The idea of economic growth as an unquestioned force for good is ingrained in the American psyche. But a longtime environmental leader argues it’s time for the U.S. to reinvent its economy into one that focuses on sustaining communities, family life, and the natural world. The case is strong that growth in the affluent U.S. is now doing more harm than good. It makes no sense to separate the two challenges: energy supply and climate change must be dealt with together. . . . → Read More: Off The Pedestal: Creating A New Vision of Economic Growth, By James Gustave Speth
May 4, 2011: Carolyn Baker, author of Navigating The Coming Chaos: A Handbook For Inner Transition and Margaret Emerson, author of Contemplative Hiking discuss their books at Boulder Bookstore, Boulder, Colorado . . . → Read More: VIDEO: Preparing Emotionally And Spiritually: Carolyn Baker and Margaret Emerson At Boulder Bookstore, Boulder, Colorado
The only thing that could prevent another oil shock from happening before the end of 2012 would be another major economic contraction. The emerging oil data continues to tell a tale of ever-tightening supplies that will soon be exceeded by rising global demand. This time, we will not be able to blame speculators for the steep prices we experience; instead, we will have nothing to blame but geology. . . . → Read More: Why Time Is Short Now That We’re Past Peak Oil, By Chris Martenson
Caution: It is vitally important not to make connections. When you see pictures of rubble like this week’s shots from Joplin, Mo., you should not wonder: Is this somehow related to the tornado outbreak three weeks ago in Tuscaloosa, Ala., or the enormous outbreak a couple of weeks before that (which, together, comprised the most active April for tornadoes in U.S. history). No, that doesn’t mean a thing. . . . → Read More: Bill McKibben: A Link Between The Joplin Tornadoes And Climate Change? Never!
In fact, for several months the world has experienced an almost unbroken succession of geopolitical, economic and financial shocks which, according to LEAP/E2020, constitute the warning signs of a major traumatic event that we analyze in this issue. At the same time the international system has now passed the stage of structural weakening to enter a phase of complete decay where old alliances are breaking down, whilst new communities of interest are emerging very quickly. Finally, any hope for significant and lasting global economic recovery has now evaporated (1) whilst the Western pillar’s indebtedness, especially the US, has reached a critical level unparalleled in modern history (2). . . . → Read More: Global Systemic Crisis: GEAB Bulletin, Major Alert For Second Half of 2011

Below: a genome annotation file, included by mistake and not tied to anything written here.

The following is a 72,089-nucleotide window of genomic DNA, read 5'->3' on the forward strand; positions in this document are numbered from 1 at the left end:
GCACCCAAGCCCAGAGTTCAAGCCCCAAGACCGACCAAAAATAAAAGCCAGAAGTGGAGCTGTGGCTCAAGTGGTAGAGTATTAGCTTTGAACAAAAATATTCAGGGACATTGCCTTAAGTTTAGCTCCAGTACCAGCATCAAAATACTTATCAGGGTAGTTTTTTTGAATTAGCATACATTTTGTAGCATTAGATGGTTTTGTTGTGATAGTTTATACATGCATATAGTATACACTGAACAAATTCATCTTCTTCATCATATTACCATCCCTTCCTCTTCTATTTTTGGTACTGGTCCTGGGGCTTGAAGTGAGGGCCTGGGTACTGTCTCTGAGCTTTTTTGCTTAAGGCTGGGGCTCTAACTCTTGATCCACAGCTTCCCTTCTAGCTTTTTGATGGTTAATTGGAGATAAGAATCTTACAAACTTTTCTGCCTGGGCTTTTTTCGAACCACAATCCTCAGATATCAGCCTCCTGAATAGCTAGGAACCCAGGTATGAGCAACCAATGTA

According to alarming new figures released Monday by the U.S. Census Bureau, the nation’s population of mature adults has been pushed to the brink of extinction, with only 104 grown-ups remaining in the country today. The endangered demographic, which is projected to die out completely by 2060, is reportedly distinguished from other groups by numerous unique traits, including foresight, rationality, understanding of how to obtain and pay for a mortgage, personal responsibility, and the ability to enter a store without immediately purchasing whatever items they see and desire. . . . → Read More: The Onion: Nation Down to Last 100 Grown-Ups; Mature Adults Could Be Gone Within 50 Years
Moreover, in the corporate state, the loss of community, in combination with the commercially-rendered sameness of the environment and the all-encompassing, manic insistency of mass media — both of which are so devoid of depth, context and meaning — it has become increasingly difficult for an individual to gain then retain the sense of self necessary to know where one exists in relationship to time, place, and changing social and political circumstance. . . . → Read More: Leaving The Church of Free Market Miracles, By Phil Rockstroh
Fortunately, many governors are addressing their state’s structural deficits head on. Unfortunately, there is a lack of collective appreciation for how painful this process will be. . . . → Read More: The Hidden State Financial Crisis, By Meredith Whitney